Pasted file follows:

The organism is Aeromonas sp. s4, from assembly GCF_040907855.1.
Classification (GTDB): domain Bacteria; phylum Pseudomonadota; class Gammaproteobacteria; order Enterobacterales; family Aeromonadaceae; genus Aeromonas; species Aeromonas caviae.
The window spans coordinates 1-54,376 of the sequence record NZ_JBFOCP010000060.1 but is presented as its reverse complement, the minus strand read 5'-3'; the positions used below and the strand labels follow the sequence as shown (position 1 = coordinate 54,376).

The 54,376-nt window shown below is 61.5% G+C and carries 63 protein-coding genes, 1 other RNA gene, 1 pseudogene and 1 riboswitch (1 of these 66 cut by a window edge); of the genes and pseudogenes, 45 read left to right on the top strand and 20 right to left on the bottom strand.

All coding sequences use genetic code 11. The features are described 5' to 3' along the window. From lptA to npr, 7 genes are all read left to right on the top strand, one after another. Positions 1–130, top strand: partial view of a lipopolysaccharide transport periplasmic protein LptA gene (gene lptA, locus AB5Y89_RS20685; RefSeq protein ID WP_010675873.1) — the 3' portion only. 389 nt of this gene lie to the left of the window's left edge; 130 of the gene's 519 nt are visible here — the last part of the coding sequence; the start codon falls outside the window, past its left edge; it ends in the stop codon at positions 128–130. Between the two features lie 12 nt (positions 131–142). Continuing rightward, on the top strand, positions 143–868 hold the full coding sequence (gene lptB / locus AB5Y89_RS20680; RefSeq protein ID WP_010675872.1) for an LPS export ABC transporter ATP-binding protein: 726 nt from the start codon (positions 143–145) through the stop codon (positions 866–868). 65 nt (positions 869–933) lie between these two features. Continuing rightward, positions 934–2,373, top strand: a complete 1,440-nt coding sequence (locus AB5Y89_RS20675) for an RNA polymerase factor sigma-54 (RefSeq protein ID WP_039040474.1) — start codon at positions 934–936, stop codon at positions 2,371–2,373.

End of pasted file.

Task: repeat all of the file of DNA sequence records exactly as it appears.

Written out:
The organism is Aeromonas sp. s4, from assembly GCF_040907855.1.
Classification (GTDB): domain Bacteria; phylum Pseudomonadota; class Gammaproteobacteria; order Enterobacterales; family Aeromonadaceae; genus Aeromonas; species Aeromonas caviae.
The window spans coordinates 1-54,376 of the sequence record NZ_JBFOCP010000060.1 but is presented as its reverse complement, the minus strand read 5'-3'; the positions used below and the strand labels follow the sequence as shown (position 1 = coordinate 54,376).

The 54,376-nt window shown below is 61.5% G+C and carries 63 protein-coding genes, 1 other RNA gene, 1 pseudogene and 1 riboswitch (1 of these 66 cut by a window edge); of the genes and pseudogenes, 45 read left to right on the top strand and 20 right to left on the bottom strand.

All coding sequences use genetic code 11. The features are described 5' to 3' along the window. From lptA to npr, 7 genes are all read left to right on the top strand, one after another. Positions 1–130, top strand: partial view of a lipopolysaccharide transport periplasmic protein LptA gene (gene lptA, locus AB5Y89_RS20685; RefSeq protein ID WP_010675873.1) — the 3' portion only. 389 nt of this gene lie to the left of the window's left edge; 130 of the gene's 519 nt are visible here — the last part of the coding sequence; the start codon falls outside the window, past its left edge; it ends in the stop codon at positions 128–130. Between the two features lie 12 nt (positions 131–142). Continuing rightward, on the top strand, positions 143–868 hold the full coding sequence (gene lptB / locus AB5Y89_RS20680; RefSeq protein ID WP_010675872.1) for an LPS export ABC transporter ATP-binding protein: 726 nt from the start codon (positions 143–145) through the stop codon (positions 866–868). 65 nt (positions 869–933) lie between these two features. Continuing rightward, positions 934–2,373, top strand: a complete 1,440-nt coding sequence (locus AB5Y89_RS20675) for an RNA polymerase factor sigma-54 (RefSeq protein ID WP_039040474.1) — start codon at positions 934–936, stop codon at positions 2,371–2,373.